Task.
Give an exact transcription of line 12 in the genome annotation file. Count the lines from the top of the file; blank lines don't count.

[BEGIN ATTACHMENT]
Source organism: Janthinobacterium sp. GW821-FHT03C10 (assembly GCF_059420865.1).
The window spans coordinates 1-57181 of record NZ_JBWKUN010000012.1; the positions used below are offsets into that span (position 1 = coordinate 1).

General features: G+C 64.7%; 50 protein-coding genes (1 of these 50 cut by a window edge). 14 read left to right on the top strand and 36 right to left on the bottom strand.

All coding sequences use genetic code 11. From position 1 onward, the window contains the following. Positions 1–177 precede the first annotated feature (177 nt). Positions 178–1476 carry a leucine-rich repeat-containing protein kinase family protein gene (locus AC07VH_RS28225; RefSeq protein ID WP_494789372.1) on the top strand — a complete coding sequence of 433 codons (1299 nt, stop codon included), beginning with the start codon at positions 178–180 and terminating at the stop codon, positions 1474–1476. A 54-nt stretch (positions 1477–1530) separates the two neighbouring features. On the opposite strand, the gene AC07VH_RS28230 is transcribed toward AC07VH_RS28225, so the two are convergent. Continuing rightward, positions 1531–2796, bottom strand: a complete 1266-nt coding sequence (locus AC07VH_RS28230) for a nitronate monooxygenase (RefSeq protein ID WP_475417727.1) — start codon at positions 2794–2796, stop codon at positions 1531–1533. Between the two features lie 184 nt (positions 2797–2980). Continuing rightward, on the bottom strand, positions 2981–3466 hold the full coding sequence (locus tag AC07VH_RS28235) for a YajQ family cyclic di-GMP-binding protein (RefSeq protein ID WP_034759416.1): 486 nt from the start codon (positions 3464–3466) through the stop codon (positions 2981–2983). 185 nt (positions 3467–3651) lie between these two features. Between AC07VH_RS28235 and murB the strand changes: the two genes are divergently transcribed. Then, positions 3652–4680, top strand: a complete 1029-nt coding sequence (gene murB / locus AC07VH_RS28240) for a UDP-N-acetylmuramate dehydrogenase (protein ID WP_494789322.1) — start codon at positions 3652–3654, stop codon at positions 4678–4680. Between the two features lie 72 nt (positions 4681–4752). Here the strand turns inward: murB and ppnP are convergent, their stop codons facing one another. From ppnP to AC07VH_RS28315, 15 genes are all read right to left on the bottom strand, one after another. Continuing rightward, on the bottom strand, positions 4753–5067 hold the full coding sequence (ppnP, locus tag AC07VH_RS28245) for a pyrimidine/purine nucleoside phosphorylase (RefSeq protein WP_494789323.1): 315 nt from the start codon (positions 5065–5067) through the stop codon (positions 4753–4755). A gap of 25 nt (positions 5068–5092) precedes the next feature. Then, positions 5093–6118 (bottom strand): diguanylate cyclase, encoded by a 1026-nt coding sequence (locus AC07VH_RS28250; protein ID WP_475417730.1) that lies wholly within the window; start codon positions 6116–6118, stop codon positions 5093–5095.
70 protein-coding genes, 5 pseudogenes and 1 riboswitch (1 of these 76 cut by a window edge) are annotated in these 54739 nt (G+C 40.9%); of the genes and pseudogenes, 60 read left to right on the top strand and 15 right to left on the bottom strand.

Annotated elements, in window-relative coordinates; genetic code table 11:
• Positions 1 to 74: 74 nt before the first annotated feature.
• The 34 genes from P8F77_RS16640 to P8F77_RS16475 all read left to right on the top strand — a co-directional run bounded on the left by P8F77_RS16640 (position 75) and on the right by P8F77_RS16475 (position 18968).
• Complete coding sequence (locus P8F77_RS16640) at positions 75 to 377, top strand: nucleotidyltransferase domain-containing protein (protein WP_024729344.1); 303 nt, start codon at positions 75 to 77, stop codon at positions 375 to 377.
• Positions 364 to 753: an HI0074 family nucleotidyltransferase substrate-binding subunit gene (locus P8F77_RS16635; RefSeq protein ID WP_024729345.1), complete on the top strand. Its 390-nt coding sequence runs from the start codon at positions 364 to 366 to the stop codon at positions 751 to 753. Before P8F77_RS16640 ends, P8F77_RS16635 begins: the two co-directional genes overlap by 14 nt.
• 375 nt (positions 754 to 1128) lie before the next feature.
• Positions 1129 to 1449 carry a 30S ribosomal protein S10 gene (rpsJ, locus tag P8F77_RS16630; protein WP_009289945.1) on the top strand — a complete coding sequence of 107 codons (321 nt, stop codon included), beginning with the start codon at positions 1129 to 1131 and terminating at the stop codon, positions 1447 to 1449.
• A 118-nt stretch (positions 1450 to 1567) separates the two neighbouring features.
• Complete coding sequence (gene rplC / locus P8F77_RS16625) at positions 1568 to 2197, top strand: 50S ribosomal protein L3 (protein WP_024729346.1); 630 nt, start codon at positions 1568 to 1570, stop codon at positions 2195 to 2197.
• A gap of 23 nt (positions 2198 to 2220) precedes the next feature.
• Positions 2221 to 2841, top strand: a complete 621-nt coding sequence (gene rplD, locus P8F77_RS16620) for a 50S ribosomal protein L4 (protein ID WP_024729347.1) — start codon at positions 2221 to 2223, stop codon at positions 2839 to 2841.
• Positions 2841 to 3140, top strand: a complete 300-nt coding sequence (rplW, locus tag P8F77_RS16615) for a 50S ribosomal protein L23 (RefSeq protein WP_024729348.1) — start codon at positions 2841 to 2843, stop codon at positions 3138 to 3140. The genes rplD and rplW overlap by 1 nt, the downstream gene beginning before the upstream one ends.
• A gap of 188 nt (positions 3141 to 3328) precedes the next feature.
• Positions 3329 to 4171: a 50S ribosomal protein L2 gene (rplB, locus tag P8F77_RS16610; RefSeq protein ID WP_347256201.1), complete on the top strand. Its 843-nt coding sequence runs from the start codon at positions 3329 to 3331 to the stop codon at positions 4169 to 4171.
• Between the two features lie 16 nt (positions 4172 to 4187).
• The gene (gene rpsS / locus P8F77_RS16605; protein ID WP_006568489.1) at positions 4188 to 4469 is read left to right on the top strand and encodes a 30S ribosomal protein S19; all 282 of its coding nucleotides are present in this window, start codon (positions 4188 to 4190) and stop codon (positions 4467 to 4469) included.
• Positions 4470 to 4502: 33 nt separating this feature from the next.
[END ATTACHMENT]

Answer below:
• Positions 1129 to 1449 carry a 30S ribosomal protein S10 gene (rpsJ, locus tag P8F77_RS16630; protein WP_009289945.1) on the top strand — a complete coding sequence of 107 codons (321 nt, stop codon included), beginning with the start codon at positions 1129 to 1131 and terminating at the stop codon, positions 1447 to 1449.